Mike Boit, from Kenya, the red-hot favourite for the 800m, was also in tears. Yet the man who won his event, and also put in a breathtaking 400m, was Alberto Juantorena of Cuba. His technique was awful, even primitive, but the power was awesome. The Finnish middle -distance runner Lasse Viren, a policeman, was a brilliant double gold medallist at 5,000 and 10,000m but he was accused of being a pioneer of blood doping, back in the days before it was made illegal. If it was Juantorena who was the face of Montreal, it was Seb Coe in Moscow four years later in the anguish of defeat in the 800m and the joy of 1500m victory. It was Coe again in Los Angeles in 1984, winning a 1500m that persuaded Jim Murray, the columnist of the Los Angeles Times, to describe him as the "Lord Byron of the track".

Every Olympics has something utterly remarkable to remember it by. Steven Redgrave started in Los Angeles and finished in Sydney, 16 years and five gold medals later, and Matthew Pinsent settled for four on the dockside in Athens. When he did so he had tears in his eyes and he talked of the margins of victory and defeat and how much work had to go into that burst of glory and pain on the water. That was what the Olympics should mean, you thought, after covering the story of the two Greek sprinting stars who were literally chased out of town by the drug inspectors.

Who will rise above the trenches when China's athletes come to life like an awakened terracotta army and take on what they are told is the dwindling might of America? At 7ft 6in Yao Ming of the Houston Rockets will start with a certain advantage as he leads China against the Americans in one battle of the titans on the basketball court.

Most likely to bring a shadow to the Chinese sunrise are Michael Phelps, the phenomenal American swimmer who will be trying for eight medals and Usain Bolt, the Jamaican 100m world record holder who has, naturally, been christened "Lightning" and who so far has not attracted, possibly because of his nation's relatively good record on drug abuse in sport, the basic suspicion that, since that hot day in Seoul, has always attached itself to the fastest man on earth.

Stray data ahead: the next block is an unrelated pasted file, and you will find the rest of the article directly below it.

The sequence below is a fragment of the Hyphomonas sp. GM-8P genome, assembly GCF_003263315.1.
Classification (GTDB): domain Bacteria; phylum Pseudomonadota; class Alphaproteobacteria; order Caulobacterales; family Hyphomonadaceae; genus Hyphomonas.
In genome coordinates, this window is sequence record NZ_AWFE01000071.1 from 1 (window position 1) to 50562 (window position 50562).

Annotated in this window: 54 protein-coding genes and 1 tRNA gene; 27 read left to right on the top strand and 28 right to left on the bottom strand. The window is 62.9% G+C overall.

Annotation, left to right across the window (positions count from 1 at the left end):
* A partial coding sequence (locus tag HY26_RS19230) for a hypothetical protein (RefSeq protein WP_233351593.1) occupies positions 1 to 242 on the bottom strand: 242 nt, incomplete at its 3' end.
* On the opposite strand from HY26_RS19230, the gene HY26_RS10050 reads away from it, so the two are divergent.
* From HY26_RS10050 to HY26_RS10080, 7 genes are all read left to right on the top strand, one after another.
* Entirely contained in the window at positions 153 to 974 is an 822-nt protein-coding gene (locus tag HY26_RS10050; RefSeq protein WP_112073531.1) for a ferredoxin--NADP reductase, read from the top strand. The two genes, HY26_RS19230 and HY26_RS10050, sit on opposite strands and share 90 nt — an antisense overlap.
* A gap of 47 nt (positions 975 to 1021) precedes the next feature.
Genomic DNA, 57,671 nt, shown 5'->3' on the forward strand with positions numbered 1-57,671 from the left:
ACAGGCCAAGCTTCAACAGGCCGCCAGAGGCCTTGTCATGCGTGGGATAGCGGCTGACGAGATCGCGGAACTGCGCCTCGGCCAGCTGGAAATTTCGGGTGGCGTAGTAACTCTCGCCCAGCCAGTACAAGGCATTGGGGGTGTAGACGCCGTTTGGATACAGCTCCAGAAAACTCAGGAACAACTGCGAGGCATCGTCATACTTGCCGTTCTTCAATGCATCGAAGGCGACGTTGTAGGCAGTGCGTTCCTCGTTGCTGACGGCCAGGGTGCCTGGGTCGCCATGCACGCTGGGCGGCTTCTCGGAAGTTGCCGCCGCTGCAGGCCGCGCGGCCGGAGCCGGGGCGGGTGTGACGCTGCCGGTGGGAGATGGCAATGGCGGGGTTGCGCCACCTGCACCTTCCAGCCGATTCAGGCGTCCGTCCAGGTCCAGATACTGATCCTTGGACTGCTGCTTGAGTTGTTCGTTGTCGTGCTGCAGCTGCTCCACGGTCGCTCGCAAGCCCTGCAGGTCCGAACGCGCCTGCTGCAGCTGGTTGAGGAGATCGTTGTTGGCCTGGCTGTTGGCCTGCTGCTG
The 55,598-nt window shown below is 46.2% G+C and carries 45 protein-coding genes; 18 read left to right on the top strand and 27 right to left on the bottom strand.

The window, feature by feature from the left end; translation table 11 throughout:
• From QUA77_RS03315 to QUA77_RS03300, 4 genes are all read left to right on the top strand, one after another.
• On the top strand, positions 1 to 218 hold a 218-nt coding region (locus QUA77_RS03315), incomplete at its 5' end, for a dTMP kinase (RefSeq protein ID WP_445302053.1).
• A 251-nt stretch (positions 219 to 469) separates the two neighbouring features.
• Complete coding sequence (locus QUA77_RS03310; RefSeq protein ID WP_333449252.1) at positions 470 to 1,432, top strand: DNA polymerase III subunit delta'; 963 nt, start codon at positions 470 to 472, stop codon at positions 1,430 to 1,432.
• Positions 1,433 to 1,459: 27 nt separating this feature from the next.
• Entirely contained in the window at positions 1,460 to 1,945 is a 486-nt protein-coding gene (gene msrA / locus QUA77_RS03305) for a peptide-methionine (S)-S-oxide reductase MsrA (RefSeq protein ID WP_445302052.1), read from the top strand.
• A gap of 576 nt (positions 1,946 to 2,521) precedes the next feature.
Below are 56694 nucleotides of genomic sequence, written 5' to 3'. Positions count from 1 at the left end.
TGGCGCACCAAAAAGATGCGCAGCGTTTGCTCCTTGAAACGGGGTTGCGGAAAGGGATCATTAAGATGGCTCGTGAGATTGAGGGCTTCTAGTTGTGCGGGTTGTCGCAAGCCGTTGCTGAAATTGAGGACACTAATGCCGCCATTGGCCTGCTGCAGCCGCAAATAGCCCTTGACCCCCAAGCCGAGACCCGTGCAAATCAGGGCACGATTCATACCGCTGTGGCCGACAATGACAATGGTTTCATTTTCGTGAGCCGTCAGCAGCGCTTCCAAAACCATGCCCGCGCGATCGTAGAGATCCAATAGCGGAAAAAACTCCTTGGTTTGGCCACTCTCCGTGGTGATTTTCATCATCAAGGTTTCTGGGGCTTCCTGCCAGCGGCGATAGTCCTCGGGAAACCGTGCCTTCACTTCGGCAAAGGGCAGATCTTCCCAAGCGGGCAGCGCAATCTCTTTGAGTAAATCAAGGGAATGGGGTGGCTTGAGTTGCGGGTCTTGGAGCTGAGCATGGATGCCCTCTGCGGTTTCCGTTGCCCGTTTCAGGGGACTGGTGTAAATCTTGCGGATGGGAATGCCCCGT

Whatever else they do not do, the Olympics offer a superb stage for extraordinary individual ability and commitment which, we always want to believe, however romantically, can be achieved cleanly.

Britain is ready to be uplifted by a cyclist like Victoria Pendleton or the yachtsman Ben Ainslie or the brilliant, 14-year-old diver Tom Daley. Maybe Steve Williams, the one survivor of Pinsent's boat, will ransack his memory and his body and produce another winning performance. Perhaps Paula Radcliffe will run and redeem the agony of Athens four years ago that came to her on the way to the first modern Olympic stadium that stood in the dying light like the sleeping sentinel of different times and different values.

Radcliffe pulled a blanket around her shoulders and shivered and wept. She cried for herself but it might have been for the plight of the Olympics. Yet she fought to return, to resume the pain and, who knows, maybe find something that made sense and even some great joy.

Most people do it, of course, in one form or another. Every four years.